Malaysia Arrests Five Cargo Vessels Over Entry-Related Permission Offences

On Monday (16 August), the Johor division of Malaysia Maritime Enforcement Agency (MMEA) said that it has arrested five vessels over a six-hour operation on Sunday. These ships had allegedly committed entry-related permission offences.

The Johor State Maritime Director has said that a cargo ship and two tankers had been arrested by the MMEA through Op Anchor Haram, in the Tanjung Sedili Maritime Zone. Two barter trade vessels had also been arrested in the Batu Pahat Maritime Zone. All the vessels failed to provide documents permitting them to sail in Malaysia’s waters.

The first detention had involved a cargo ship registered with Togo. This took place around 9.50 am and at about 13 eastern nautical miles away from Tanjung Balau, Johor. This vessel had a 16 member crew comprising Egyptians and Syrians between 22 and 46 years of age.

Ship silhouette

Around 2.00 pm, a tanker registered with Cayman Island had been arrested at approximately 13 nautical miles northeast of Johor. This tanker was being operated by a 27 member crew comprising Russian and Filipino seamen who were between 20 and 57 years.

At about 13.9 nautical miles east of Tanjung Siang, the third detention had been carried out against a Panama-registered vessel. The detention point was not too far from where the second had been arrested. The Panama-registered tanker was manned by a 25 member crew comprising Russian and Filipino seamen aged between 23 and 63 years.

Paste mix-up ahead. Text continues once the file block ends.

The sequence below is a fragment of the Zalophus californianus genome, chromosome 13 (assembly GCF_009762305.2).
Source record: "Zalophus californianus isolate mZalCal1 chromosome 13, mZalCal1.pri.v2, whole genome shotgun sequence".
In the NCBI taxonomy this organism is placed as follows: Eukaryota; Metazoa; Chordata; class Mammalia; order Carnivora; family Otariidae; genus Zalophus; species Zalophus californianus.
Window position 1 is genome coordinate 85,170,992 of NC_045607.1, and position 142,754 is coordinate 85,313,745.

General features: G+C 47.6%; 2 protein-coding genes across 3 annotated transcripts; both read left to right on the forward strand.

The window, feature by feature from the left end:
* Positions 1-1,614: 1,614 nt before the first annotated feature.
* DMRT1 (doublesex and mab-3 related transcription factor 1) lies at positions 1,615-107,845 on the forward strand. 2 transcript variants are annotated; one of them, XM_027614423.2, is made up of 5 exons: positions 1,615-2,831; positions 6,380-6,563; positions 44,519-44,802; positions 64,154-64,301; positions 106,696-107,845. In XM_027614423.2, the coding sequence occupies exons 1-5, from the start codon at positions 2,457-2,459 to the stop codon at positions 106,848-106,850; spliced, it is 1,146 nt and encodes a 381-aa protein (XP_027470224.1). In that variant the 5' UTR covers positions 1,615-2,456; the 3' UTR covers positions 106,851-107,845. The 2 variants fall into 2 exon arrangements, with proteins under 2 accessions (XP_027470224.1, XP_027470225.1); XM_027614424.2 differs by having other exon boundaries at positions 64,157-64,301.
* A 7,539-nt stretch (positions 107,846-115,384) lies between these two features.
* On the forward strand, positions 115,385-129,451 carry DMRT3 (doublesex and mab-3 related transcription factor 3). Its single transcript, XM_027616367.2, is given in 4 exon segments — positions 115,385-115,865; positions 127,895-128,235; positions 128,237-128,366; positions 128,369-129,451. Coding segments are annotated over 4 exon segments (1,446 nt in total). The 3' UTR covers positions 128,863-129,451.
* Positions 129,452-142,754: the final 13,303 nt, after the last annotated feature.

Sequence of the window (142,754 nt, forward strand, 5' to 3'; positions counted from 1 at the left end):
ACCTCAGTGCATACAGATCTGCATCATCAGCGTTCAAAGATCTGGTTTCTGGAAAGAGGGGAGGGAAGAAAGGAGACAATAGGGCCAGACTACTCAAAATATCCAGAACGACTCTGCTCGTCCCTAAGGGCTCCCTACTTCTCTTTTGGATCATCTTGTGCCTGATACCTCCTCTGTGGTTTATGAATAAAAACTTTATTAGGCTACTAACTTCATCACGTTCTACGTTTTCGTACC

At about 3.35 pm and nearly 2.5 nautical miles away from southwest Tanjung Tohor, in the Batu Pahat Maritime Zone, two barter trade boats were again arrested by the MMEA. These were being manned by eight Indonesian crew members aged between 25 and 42 years.

All vessels have been arrested and are to be investigated per Section 491 B (1) (l) of Merchant Shipping Ordinance (1952). If guilty, parties are will either be fined or imprisoned. In rare cases, it may be both. The fine, however, will not exceed RM 100,000 while the imprisonment term will not be beyond two years.

Malaysian Maritime [MMEA] will continue increasing enforcement around Johor waters to curb the rise of illegal distanced vessels. It has been advised that shipping agents and ship owners continue following state water laws, particularly in Johor.

Reference: manifoldtimes

Latest Shipping News

Leave a Reply

Your email address will not be published. Required fields are marked *